I’ve been mostly offline (from the web, at least) for days now, so I apologize for not posting this earlier. Many readers well-plugged-in to the Indymedia scene will likely know already, but I must note the murder of NYC Indymedia journalist Brad Will by Mexican military forces in Oaxaca last Friday. This happened as mexican federal police continued a violent crackdown on the peoples’ popular movement (APPO) that has brought the center of Oaxaca City to a standstill.
What can I say except that it makes me very sad and angry, both for the death of this innocent man, and for what is happening to the people of Oaxaca at the hands of the corrupt state and federal governments. I’m afraid I otherwise can’t say anything that does justice to the situation, except express my deepest condolences to Brad’s family, friends and compañeros.
These independent sources are very important at this moment because the mainstream US news has paid little attention to Oaxaca, aside from when the situation flares up. But it’s not about isolated bursts of activity and violence, but rather a growing movement of peoples’ solidarity that is now being met with ever increasing state repression. The governments of Oaxaca and Mexico do not want the eyes of the world on them now.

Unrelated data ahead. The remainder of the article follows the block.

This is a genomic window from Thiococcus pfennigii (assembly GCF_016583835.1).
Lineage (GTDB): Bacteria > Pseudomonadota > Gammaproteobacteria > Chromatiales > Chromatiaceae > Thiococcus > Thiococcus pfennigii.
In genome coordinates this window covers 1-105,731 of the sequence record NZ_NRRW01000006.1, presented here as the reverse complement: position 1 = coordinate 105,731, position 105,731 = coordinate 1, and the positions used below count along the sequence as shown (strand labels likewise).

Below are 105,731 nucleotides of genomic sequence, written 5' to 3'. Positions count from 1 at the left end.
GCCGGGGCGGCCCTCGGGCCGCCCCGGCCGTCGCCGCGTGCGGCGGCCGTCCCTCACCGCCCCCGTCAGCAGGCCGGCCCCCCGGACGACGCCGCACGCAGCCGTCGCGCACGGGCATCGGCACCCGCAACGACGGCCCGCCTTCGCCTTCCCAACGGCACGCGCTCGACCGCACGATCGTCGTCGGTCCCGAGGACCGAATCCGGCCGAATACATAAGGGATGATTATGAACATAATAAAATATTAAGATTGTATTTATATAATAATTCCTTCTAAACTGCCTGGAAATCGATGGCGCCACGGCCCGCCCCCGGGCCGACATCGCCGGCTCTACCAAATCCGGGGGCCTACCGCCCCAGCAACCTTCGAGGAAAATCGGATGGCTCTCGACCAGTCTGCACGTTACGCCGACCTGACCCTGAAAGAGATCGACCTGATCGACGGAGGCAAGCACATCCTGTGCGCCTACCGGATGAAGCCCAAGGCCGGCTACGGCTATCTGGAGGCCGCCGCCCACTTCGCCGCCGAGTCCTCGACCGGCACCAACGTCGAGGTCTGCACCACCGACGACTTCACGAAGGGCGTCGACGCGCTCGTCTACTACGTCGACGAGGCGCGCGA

In their press release on the death of Brad Will, the NYC Indymedia collective made explicit the role of information in this struggle, as first expressed by Subcommandante Marcos:
The NYC IMC also supports the call of Zapatista Subcomandante Insurgente Marcos “to compañeros and compañeras in other countries to unite and to demand justice for this dead compañero.” Marcos issued this call “especially to all of the alternative media, and free media here in Mexico and in all the world.”
Indymedia was born from the Zapatista vision of a global network of alternative communication against neoliberalism and for humanity. To believe in Indymedia is to believe that journalism is either in the service of justice or it is a cause of injustice. We speak and listen, resist and struggle. In that spirit, Brad Will was both a journalist and a human rights activist.
Finally, I’ll mention that I covered the developing situation in Oaxaca back in September on the radioshow in an interview with Nancy Davies and George Salzman, two retired Americans living there. George and Nancy were much more sanguine six weeks ago, before the federal soldiers came, as the APPO was gaining strength.
I’m out of town through Monday, so this Friday’s radioshow is already produced. But I think I’ll try to get in touch with Nancy and George again for the following show.